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How to Learn Kung Fu Without a Teacher

author image Beverlee Brick
Beverlee Brick began writing professionally in 2009, contributing to various websites. Prior to this, she wrote curriculum and business papers in four different languages. As a martial arts and group fitness instructor, she has taught exercise classes in North America, Europe and Asia. She holds master's degrees in French literature and education.
How to Learn Kung Fu Without a Teacher
Silhouette of young man doing Kung Fu. Photo Credit OSTILL/iStock/Getty Images

Learning kung fu without an instructor is much more difficult than learning it in the context of a regular class taught by a qualified, experienced sifu. However, not everybody has the schedule, disposable income and proximity to a dojo that's necessary to go to a kung fu class. If you're in such a situation, you can develop basic kung fu skills on your own with resources available in a variety of places.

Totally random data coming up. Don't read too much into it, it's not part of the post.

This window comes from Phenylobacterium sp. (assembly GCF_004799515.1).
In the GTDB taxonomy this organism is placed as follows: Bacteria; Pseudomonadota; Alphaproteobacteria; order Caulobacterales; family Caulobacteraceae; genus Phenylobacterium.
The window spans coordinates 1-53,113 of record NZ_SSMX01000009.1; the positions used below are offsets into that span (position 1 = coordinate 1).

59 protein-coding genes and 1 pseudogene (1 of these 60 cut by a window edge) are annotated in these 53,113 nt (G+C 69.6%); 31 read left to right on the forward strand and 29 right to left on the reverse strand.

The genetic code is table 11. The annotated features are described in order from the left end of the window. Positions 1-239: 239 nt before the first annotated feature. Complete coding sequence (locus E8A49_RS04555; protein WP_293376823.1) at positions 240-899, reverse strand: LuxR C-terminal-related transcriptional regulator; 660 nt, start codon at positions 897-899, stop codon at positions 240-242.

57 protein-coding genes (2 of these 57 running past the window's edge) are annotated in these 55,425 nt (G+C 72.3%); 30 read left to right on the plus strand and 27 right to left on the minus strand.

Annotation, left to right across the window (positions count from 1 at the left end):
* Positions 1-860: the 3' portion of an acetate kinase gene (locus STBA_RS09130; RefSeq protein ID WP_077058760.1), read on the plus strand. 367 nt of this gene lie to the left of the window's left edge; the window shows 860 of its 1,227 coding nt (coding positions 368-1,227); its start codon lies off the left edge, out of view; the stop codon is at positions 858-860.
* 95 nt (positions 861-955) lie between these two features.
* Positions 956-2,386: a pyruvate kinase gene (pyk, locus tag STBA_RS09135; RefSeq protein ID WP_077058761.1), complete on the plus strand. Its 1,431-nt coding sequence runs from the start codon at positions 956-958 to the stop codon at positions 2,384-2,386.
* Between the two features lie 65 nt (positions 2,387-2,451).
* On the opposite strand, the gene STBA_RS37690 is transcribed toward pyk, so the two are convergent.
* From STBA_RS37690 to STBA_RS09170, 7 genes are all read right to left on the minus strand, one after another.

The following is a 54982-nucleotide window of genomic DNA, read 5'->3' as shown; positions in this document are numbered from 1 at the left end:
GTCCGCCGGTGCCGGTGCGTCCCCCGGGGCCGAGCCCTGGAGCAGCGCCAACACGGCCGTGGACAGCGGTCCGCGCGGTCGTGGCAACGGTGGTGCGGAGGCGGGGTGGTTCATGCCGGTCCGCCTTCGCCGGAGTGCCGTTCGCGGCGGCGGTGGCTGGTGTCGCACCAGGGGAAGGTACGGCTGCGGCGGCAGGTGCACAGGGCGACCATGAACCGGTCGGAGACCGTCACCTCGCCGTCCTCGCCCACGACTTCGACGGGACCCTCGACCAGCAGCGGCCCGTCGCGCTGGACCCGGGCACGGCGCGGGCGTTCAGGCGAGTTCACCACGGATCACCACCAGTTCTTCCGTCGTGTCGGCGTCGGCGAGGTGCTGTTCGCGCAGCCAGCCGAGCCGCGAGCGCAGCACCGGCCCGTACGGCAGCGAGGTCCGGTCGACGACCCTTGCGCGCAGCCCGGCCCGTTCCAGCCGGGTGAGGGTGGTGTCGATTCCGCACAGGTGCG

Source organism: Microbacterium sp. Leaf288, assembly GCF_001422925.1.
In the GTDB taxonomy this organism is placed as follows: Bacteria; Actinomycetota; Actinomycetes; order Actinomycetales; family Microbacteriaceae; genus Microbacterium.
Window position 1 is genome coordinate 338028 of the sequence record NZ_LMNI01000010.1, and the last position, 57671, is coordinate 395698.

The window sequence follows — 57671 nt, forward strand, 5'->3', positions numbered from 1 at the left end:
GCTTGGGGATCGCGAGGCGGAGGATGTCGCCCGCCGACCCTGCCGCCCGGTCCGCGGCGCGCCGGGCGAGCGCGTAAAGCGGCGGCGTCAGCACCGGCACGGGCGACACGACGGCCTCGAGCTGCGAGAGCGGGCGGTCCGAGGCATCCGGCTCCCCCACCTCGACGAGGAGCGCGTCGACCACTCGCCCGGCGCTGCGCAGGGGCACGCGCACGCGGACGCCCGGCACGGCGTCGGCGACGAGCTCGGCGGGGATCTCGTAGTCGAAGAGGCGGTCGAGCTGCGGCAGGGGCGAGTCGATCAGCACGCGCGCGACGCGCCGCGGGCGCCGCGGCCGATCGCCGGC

Step 1

Set up your training area. You will need a space with at least 15 feet per side, preferably with a soft floor, such as a carpet or thin mat. Hang your punching bag in one corner. If your ceiling won't accommodate a hanging bag, you can find a free-standing bag at most sporting goods stores.

Step 2

Decide what style of kung fu you want to study. There are dozens of kung fu styles available, each with its own quirks and unique aspects. You can view examples on YouTube and other user video sites until you see one that catches your eye. Wing tsun, wushu and kenpo are common styles.

Step 3

Find instructional video. You can order these from "Black Belt" magazine or Century Martial Arts, find them on user video sites or in public libraries, or check kung fu school websites for tip videos. Focus first on yellow-sash techniques, such as horse stance, reverse punch, front and round kicks and crane stance. As you master these techniques, you can move on to more advanced skills.

Step 4

Select one or two skills to practice at a time. Watch the skill on video until you feel you can practice it, then move to your training area. Focus intently on your stance, regardless of what kind of technique you are practicing. Kung fu stances provide the power to all strikes and are intentionally low to help you build leg and core strength.

Step 5

Seek constant feedback by talking to kung fu practitioners. One way to get feedback is to post video of yourself on a martial arts forum such as Martial Talk. Although you'll get a fair share of negative comments, a handful of users will give you sincere and valuable advice.

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